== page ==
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Author: Michael Kelly

Supporting Immigrant/Newcomer youth: SSWN Open Access 2020

New study from IJSSW: “Youth from six intervention groups participated in this study through completing pre- and post-intervention surveys and focus groups. Our qualitative results identified a high level of acceptability among youth. Perceived benefits included improved coping and relaxation strategies, increased confidence and trust, increased peer connectedness and belongingness, benefits of sharing and exchanging stories with peers, and increased knowledge in the Canadian context. Youths’ scores on resilience and use of STRONG skills increased significantly from pre- to post-intervention, but there was no change in school connectedness scores. We discuss the convergence between qualitative and quantitative findings and highlight some of the areas that were only evident in focus groups.”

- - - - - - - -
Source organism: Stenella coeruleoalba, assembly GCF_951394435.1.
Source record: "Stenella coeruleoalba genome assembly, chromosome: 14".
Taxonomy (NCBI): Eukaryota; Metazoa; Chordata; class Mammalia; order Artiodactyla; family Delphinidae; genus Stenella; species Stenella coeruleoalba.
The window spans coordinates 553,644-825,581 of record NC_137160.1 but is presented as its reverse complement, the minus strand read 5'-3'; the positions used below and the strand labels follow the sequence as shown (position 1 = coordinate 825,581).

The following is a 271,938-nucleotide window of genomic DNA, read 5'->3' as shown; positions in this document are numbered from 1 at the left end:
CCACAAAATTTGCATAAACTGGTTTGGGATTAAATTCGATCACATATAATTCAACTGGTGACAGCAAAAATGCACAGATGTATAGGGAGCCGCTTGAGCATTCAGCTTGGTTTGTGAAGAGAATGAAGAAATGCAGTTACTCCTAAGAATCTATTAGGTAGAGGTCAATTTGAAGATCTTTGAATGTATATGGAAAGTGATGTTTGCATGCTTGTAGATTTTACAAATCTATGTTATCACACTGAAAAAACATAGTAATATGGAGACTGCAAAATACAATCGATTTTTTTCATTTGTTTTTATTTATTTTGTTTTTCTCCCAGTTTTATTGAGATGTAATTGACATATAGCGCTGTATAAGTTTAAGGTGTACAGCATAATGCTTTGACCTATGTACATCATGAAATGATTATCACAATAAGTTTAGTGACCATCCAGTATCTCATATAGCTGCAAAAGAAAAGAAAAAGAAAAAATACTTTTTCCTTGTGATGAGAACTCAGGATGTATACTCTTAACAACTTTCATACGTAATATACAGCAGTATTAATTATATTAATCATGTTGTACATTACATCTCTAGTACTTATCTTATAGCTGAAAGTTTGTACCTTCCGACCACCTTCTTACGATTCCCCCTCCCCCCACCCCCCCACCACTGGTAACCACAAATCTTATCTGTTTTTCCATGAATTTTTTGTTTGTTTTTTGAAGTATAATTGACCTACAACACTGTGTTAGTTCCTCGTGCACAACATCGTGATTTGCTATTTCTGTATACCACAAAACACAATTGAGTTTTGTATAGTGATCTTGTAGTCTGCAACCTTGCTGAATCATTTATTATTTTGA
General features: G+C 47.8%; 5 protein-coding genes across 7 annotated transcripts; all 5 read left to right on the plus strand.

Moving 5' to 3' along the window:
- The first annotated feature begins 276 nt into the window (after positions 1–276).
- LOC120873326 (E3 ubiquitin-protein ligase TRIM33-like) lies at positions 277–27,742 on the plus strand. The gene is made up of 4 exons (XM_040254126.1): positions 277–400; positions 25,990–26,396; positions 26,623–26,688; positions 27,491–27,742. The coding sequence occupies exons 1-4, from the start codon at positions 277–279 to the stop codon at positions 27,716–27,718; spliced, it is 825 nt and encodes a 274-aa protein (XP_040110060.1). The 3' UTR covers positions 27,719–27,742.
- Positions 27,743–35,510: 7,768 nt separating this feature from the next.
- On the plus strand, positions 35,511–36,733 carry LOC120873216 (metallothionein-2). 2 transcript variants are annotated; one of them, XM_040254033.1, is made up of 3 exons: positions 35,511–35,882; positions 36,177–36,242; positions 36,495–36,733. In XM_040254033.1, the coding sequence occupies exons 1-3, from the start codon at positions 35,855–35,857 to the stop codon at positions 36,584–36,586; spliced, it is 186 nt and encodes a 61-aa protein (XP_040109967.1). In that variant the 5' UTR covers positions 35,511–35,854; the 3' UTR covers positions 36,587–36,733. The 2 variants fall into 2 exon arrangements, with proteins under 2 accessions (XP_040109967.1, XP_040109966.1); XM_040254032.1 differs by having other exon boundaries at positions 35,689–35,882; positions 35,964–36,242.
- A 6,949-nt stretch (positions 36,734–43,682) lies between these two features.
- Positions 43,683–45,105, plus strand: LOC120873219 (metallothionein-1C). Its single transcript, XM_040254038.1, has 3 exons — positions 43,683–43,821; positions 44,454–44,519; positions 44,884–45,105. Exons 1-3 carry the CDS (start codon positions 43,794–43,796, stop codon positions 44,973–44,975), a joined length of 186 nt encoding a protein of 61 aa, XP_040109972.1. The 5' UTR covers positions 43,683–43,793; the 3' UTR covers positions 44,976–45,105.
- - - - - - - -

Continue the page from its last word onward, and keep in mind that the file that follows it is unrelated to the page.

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Using the SCOFF Questionnaire to assess Eating Disorders: SSWN Open Access 2020

“The most important take-away from this study is that our results do not support the generally recommended scoring rule that a summed score of two or greater flags a seventh grade respondent as being at eating disorder risk. This scoring rule assumes that SCOFF items are equally weighted as indicators of risk. Our results suggest that items are not equally weighted either overall or within male and female groups.”

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Flooding Schools & The Climate Crisis: SSWN Open Access 2020

In this SSWN Open Access 2020 series, we’re sharing the articles from the just-published open-access International Journal of School Social Work (published by SSWAA & where I serve as Editor-in-Chief) with SSWN readers and to invite authors and practitioners to interact with this original research here and over at our SSWNetwork platform. Our fifth article looks at the issue of school flooding as part of our continuing climate crisis, and what the implications of school flooding caused by climate change are for school clinicians.

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